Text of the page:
And speaking of post-pc sales numbers, why are post-pc devices being thrown into pc sales (therefore making Apple the #1 pc company in terms of sales)? Either they are PCs, or they are post-pcs and don’t throw them in with pcs. Just goes to show that the entire news culture is part of the Apple cult. It sickens me that it’s headline making news when there’s a new Macbook pro/air/imac/mac pro (or even if there’s a shortage of them), but no one gives a crap whenever there’s a new Dell XPS or HP notebook.


I am excited for the next gen MacBookPro that has this same display. Seems like the next natural progression. Thanks for the perspective Jeff. I had considered buying several ipad2 units for my wide and kids but you are correct. Why? A hundred bucks buys more than double the experience


But until the iPhone and iPad, near as I can tell, nobody else was even trying to improve resolution on computer displays – even though all the existing HCI research tells us that higher resolution displays are a deep fundamental improvement in computing.

Actually, the original Droid had a 265ppi display, which was released in October 2009. I attended a seminar by Edward Tufte in April 2010, and he specifically pointed out the high resolution display of the Droid. The iPhone 3GS had a 163ppi display.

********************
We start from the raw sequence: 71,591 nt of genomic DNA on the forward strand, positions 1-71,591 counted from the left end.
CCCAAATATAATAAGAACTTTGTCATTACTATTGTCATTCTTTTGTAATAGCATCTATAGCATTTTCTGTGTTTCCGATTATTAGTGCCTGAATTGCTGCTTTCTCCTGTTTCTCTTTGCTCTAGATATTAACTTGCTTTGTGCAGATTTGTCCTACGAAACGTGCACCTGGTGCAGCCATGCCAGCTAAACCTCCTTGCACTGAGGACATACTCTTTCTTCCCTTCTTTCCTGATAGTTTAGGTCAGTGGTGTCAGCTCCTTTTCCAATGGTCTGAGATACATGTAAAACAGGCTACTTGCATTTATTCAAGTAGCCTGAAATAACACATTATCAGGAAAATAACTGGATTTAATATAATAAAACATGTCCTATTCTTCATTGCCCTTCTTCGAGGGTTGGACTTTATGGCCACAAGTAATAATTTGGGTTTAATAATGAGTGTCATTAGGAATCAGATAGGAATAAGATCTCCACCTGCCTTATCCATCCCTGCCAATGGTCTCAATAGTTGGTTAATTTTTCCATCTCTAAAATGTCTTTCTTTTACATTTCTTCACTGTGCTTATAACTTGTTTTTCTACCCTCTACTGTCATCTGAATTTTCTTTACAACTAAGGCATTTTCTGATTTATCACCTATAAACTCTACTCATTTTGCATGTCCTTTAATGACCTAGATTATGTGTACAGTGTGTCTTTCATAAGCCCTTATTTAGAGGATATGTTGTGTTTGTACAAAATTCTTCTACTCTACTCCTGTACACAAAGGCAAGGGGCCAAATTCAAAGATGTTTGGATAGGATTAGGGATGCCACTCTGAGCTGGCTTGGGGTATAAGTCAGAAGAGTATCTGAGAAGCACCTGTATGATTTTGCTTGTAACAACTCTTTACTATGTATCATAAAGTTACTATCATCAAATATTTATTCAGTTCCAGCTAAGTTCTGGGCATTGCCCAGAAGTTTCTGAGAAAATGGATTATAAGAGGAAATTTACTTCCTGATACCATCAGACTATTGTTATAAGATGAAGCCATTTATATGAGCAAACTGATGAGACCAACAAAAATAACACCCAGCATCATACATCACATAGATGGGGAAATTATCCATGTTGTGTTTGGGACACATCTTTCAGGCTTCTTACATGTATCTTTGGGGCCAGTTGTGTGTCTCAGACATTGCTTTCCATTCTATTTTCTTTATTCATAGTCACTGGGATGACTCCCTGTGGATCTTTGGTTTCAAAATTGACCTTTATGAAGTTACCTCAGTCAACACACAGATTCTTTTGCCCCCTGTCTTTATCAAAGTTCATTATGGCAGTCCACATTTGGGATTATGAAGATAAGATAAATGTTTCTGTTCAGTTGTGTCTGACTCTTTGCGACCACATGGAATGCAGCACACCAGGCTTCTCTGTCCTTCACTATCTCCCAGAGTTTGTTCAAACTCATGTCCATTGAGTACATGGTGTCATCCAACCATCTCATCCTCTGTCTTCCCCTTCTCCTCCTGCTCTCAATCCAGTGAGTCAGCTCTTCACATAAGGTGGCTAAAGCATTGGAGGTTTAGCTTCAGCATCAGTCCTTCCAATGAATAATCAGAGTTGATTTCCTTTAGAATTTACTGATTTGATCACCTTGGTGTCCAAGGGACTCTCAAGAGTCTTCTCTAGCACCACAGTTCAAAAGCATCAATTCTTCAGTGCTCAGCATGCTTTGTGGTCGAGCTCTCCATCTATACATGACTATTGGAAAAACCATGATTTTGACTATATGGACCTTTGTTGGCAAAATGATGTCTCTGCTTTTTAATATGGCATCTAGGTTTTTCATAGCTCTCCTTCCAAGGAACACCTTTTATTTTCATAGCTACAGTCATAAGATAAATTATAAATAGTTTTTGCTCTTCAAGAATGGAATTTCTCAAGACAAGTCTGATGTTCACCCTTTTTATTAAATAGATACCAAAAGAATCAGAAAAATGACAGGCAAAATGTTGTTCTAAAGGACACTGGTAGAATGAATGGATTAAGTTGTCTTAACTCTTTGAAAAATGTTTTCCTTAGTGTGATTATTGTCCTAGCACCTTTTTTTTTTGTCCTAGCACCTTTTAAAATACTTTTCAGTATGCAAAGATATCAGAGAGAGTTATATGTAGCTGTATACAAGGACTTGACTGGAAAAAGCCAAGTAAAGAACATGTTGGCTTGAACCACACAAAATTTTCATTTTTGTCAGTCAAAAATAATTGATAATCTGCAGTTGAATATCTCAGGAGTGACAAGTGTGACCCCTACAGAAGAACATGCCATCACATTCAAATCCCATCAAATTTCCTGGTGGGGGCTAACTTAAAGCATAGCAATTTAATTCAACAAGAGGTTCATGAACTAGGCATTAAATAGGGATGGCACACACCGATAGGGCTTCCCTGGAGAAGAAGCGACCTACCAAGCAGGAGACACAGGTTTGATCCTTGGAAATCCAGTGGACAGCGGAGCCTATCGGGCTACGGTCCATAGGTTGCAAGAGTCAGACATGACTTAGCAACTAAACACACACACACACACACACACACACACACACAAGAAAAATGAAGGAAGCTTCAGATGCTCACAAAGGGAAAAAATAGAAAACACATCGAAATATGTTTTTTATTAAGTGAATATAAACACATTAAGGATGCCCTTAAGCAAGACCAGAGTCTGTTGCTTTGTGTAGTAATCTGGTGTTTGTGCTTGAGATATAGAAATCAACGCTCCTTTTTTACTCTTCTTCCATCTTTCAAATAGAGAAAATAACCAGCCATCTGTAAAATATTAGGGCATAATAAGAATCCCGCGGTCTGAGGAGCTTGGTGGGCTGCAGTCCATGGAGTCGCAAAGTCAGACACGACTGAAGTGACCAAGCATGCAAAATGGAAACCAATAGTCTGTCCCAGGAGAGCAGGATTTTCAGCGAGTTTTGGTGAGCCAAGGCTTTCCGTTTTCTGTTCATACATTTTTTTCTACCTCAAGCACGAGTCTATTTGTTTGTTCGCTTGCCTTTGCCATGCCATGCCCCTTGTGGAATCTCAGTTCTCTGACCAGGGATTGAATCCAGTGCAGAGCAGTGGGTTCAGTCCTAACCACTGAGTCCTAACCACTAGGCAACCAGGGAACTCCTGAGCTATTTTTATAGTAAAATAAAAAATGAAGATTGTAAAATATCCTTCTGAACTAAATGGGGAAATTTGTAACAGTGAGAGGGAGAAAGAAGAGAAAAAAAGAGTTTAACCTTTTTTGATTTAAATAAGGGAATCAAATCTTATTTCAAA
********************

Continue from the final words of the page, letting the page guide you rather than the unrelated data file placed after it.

The funny thing is that Motorola didn’t have Apple’s marketing skills, and the high resolution display wasn’t given much fanfare.

The iPhone 4 and its 326ppi Retina Display™ wouldn’t come out until June 2010.


Ajbrehm: the reason websites split content up into multiple pages now isn’t because they’re following his accessibility guidelines - they’re doing it to increase page & ad views.

I’m surprised nobody has mentioned the one thing about that graph that bugs me: iPhones, iPods and iPads, in general, cost significantly less than Mac devices. I think that has a fairly significant impact on number of sales. Not to mention, people will replace their iPhone generally every 2-3 years or so, whereas people are going to go a bit longer before they replace their Mac (also due to that difference in price). And you also really need to be looking at the slope of the Mac graph over the last 5 or 10 years. It’s fun to compare to the start of life for the Mac line, but let’s be realistic: the iPhone, iPod touch and iPad were all born into a VASTLY different consumer tech environment than was the Mac.


iOS hasn’t supplanted Unix - it’s derived from Unix, and validates its good design.

As impressive as these devices are, I’m glad I still can have my clunky old PC’s where I can remove and add hardware and software as I like.